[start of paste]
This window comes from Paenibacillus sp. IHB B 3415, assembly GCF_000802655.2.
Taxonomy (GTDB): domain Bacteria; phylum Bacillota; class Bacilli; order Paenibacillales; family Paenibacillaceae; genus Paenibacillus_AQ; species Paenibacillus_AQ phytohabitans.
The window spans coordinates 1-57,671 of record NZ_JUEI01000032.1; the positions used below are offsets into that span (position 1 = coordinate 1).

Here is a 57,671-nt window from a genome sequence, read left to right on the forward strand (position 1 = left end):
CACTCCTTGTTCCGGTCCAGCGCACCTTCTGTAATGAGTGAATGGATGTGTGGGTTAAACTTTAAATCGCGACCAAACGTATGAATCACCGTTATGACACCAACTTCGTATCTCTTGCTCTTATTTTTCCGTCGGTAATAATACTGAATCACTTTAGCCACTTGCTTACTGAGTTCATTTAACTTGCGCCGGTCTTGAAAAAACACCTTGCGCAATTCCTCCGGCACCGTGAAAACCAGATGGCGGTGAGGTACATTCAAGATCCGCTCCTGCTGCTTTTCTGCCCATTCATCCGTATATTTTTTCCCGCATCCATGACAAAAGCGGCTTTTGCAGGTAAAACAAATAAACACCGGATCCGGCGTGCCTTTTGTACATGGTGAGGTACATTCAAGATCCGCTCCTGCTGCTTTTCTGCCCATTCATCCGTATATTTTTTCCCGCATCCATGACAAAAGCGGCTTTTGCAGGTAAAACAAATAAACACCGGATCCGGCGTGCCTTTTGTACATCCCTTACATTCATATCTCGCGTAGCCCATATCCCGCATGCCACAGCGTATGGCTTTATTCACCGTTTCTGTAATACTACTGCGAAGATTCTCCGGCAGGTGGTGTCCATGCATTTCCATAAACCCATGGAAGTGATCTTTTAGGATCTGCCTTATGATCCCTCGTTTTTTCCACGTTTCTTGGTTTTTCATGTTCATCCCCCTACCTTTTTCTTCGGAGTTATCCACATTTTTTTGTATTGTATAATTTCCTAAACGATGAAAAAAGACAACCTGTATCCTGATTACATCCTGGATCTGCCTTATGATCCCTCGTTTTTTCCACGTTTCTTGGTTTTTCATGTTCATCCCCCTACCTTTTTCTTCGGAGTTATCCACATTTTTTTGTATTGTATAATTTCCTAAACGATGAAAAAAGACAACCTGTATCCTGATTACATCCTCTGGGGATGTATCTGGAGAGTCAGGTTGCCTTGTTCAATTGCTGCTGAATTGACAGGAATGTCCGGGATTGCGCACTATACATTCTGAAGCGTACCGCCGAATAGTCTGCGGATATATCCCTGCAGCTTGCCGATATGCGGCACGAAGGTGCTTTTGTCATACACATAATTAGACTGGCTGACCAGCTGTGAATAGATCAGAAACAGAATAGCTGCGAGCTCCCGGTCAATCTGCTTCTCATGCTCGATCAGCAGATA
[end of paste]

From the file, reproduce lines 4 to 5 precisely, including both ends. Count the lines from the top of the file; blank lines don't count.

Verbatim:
Here is a 57,671-nt window from a genome sequence, read left to right on the forward strand (position 1 = left end):
CACTCCTTGTTCCGGTCCAGCGCACCTTCTGTAATGAGTGAATGGATGTGTGGGTTAAACTTTAAATCGCGACCAAACGTATGAATCACCGTTATGACACCAACTTCGTATCTCTTGCTCTTATTTTTCCGTCGGTAATAATACTGAATCACTTTAGCCACTTGCTTACTGAGTTCATTTAACTTGCGCCGGTCTTGAAAAAACACCTTGCGCAATTCCTCCGGCACCGTGAAAACCAGATGGCGGTGAGGTACATTCAAGATCCGCTCCTGCTGCTTTTCTGCCCATTCATCCGTATATTTTTTCCCGCATCCATGACAAAAGCGGCTTTTGCAGGTAAAACAAATAAACACCGGATCCGGCGTGCCTTTTGTACATGGTGAGGTACATTCAAGATCCGCTCCTGCTGCTTTTCTGCCCATTCATCCGTATATTTTTTCCCGCATCCATGACAAAAGCGGCTTTTGCAGGTAAAACAAATAAACACCGGATCCGGCGTGCCTTTTGTACATCCCTTACATTCATATCTCGCGTAGCCCATATCCCGCATGCCACAGCGTATGGCTTTATTCACCGTTTCTGTAATACTACTGCGAAGATTCTCCGGCAGGTGGTGTCCATGCATTTCCATAAACCCATGGAAGTGATCTTTTAGGATCTGCCTTATGATCCCTCGTTTTTTCCACGTTTCTTGGTTTTTCATGTTCATCCCCCTACCTTTTTCTTCGGAGTTATCCACATTTTTTTGTATTGTATAATTTCCTAAACGATGAAAAAAGACAACCTGTATCCTGATTACATCCTGGATCTGCCTTATGATCCCTCGTTTTTTCCACGTTTCTTGGTTTTTCATGTTCATCCCCCTACCTTTTTCTTCGGAGTTATCCACATTTTTTTGTATTGTATAATTTCCTAAACGATGAAAAAAGACAACCTGTATCCTGATTACATCCTCTGGGGATGTATCTGGAGAGTCAGGTTGCCTTGTTCAATTGCTGCTGAATTGACAGGAATGTCCGGGATTGCGCACTATACATTCTGAAGCGTACCGCCGAATAGTCTGCGGATATATCCCTGCAGCTTGCCGATATGCGGCACGAAGGTGCTTTTGTCATACACATAATTAGACTGGCTGACCAGCTGTGAATAGATCAGAAACAGAATAGCTGCGAGCTCCCGGTCAATCTGCTTCTCATGCTCGATCAGCAGATA